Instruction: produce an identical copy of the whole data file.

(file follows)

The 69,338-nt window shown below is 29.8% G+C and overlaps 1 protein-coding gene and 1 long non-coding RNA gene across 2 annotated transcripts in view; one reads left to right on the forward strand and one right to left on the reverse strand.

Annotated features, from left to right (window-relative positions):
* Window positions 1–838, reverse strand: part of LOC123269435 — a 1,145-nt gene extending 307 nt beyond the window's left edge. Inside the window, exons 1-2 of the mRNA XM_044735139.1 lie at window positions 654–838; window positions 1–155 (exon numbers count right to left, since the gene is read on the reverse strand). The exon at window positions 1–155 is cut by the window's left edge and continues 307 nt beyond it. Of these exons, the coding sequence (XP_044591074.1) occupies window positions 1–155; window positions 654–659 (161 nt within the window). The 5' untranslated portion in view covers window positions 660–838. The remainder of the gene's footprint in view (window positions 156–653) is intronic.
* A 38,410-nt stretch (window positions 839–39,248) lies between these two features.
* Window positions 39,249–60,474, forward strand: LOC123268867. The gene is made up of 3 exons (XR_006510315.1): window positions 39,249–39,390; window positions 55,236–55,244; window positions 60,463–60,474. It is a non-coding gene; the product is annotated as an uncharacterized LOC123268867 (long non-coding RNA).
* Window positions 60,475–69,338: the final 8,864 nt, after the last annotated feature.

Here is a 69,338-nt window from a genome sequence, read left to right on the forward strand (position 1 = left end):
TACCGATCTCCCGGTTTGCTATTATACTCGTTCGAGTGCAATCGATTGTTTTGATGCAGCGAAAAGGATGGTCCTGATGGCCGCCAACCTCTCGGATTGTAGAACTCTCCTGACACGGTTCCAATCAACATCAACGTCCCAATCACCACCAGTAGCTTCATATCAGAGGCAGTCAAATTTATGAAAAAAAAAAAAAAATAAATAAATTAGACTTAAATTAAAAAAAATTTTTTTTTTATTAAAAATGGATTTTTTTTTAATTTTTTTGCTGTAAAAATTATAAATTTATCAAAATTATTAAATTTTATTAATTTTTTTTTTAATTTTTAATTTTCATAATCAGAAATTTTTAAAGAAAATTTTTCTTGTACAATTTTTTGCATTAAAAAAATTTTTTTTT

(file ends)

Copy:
The 69,338-nt window shown below is 29.8% G+C and overlaps 1 protein-coding gene and 1 long non-coding RNA gene across 2 annotated transcripts in view; one reads left to right on the forward strand and one right to left on the reverse strand.

Annotated features, from left to right (window-relative positions):
* Window positions 1–838, reverse strand: part of LOC123269435 — a 1,145-nt gene extending 307 nt beyond the window's left edge. Inside the window, exons 1-2 of the mRNA XM_044735139.1 lie at window positions 654–838; window positions 1–155 (exon numbers count right to left, since the gene is read on the reverse strand). The exon at window positions 1–155 is cut by the window's left edge and continues 307 nt beyond it. Of these exons, the coding sequence (XP_044591074.1) occupies window positions 1–155; window positions 654–659 (161 nt within the window). The 5' untranslated portion in view covers window positions 660–838. The remainder of the gene's footprint in view (window positions 156–653) is intronic.
* A 38,410-nt stretch (window positions 839–39,248) lies between these two features.
* Window positions 39,249–60,474, forward strand: LOC123268867. The gene is made up of 3 exons (XR_006510315.1): window positions 39,249–39,390; window positions 55,236–55,244; window positions 60,463–60,474. It is a non-coding gene; the product is annotated as an uncharacterized LOC123268867 (long non-coding RNA).
* Window positions 60,475–69,338: the final 8,864 nt, after the last annotated feature.

Here is a 69,338-nt window from a genome sequence, read left to right on the forward strand (position 1 = left end):
TACCGATCTCCCGGTTTGCTATTATACTCGTTCGAGTGCAATCGATTGTTTTGATGCAGCGAAAAGGATGGTCCTGATGGCCGCCAACCTCTCGGATTGTAGAACTCTCCTGACACGGTTCCAATCAACATCAACGTCCCAATCACCACCAGTAGCTTCATATCAGAGGCAGTCAAATTTATGAAAAAAAAAAAAAAATAAATAAATTAGACTTAAATTAAAAAAAATTTTTTTTTTATTAAAAATGGATTTTTTTTTAATTTTTTTGCTGTAAAAATTATAAATTTATCAAAATTATTAAATTTTATTAATTTTTTTTTTAATTTTTAATTTTCATAATCAGAAATTTTTAAAGAAAATTTTTCTTGTACAATTTTTTGCATTAAAAAAATTTTTTTTT